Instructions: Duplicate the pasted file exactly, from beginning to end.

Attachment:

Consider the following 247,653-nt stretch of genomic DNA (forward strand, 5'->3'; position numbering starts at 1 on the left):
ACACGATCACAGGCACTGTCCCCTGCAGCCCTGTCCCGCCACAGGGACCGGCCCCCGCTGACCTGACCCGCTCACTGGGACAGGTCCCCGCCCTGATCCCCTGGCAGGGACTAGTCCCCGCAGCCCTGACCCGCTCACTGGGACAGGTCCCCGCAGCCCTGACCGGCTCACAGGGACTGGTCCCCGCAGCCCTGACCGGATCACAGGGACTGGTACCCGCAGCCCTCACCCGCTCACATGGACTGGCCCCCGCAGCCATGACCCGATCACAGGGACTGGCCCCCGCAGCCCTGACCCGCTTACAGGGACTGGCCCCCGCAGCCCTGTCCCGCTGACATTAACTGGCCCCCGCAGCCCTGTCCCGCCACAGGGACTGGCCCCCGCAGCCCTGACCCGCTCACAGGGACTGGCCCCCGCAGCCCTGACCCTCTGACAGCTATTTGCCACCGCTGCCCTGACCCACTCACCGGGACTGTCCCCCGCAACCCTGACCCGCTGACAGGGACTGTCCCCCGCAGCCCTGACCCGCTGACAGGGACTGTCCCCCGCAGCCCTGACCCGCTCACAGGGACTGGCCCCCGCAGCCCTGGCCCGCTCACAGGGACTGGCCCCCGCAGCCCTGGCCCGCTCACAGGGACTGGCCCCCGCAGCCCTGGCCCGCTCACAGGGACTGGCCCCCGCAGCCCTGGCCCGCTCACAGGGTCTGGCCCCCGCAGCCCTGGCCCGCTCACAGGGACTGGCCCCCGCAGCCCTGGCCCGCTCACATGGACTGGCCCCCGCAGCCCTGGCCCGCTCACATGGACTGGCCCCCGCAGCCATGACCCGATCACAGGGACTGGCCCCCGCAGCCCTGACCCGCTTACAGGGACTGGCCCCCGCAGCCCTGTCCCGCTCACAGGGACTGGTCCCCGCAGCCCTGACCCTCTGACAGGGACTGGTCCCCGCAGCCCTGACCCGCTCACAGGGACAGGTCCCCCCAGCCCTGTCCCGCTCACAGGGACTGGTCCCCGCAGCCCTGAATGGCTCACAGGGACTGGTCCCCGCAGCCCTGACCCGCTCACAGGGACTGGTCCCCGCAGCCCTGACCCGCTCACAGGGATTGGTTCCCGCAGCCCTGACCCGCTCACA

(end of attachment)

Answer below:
Consider the following 247,653-nt stretch of genomic DNA (forward strand, 5'->3'; position numbering starts at 1 on the left):
ACACGATCACAGGCACTGTCCCCTGCAGCCCTGTCCCGCCACAGGGACCGGCCCCCGCTGACCTGACCCGCTCACTGGGACAGGTCCCCGCCCTGATCCCCTGGCAGGGACTAGTCCCCGCAGCCCTGACCCGCTCACTGGGACAGGTCCCCGCAGCCCTGACCGGCTCACAGGGACTGGTCCCCGCAGCCCTGACCGGATCACAGGGACTGGTACCCGCAGCCCTCACCCGCTCACATGGACTGGCCCCCGCAGCCATGACCCGATCACAGGGACTGGCCCCCGCAGCCCTGACCCGCTTACAGGGACTGGCCCCCGCAGCCCTGTCCCGCTGACATTAACTGGCCCCCGCAGCCCTGTCCCGCCACAGGGACTGGCCCCCGCAGCCCTGACCCGCTCACAGGGACTGGCCCCCGCAGCCCTGACCCTCTGACAGCTATTTGCCACCGCTGCCCTGACCCACTCACCGGGACTGTCCCCCGCAACCCTGACCCGCTGACAGGGACTGTCCCCCGCAGCCCTGACCCGCTGACAGGGACTGTCCCCCGCAGCCCTGACCCGCTCACAGGGACTGGCCCCCGCAGCCCTGGCCCGCTCACAGGGACTGGCCCCCGCAGCCCTGGCCCGCTCACAGGGACTGGCCCCCGCAGCCCTGGCCCGCTCACAGGGACTGGCCCCCGCAGCCCTGGCCCGCTCACAGGGTCTGGCCCCCGCAGCCCTGGCCCGCTCACAGGGACTGGCCCCCGCAGCCCTGGCCCGCTCACATGGACTGGCCCCCGCAGCCCTGGCCCGCTCACATGGACTGGCCCCCGCAGCCATGACCCGATCACAGGGACTGGCCCCCGCAGCCCTGACCCGCTTACAGGGACTGGCCCCCGCAGCCCTGTCCCGCTCACAGGGACTGGTCCCCGCAGCCCTGACCCTCTGACAGGGACTGGTCCCCGCAGCCCTGACCCGCTCACAGGGACAGGTCCCCCCAGCCCTGTCCCGCTCACAGGGACTGGTCCCCGCAGCCCTGAATGGCTCACAGGGACTGGTCCCCGCAGCCCTGACCCGCTCACAGGGACTGGTCCCCGCAGCCCTGACCCGCTCACAGGGATTGGTTCCCGCAGCCCTGACCCGCTCACA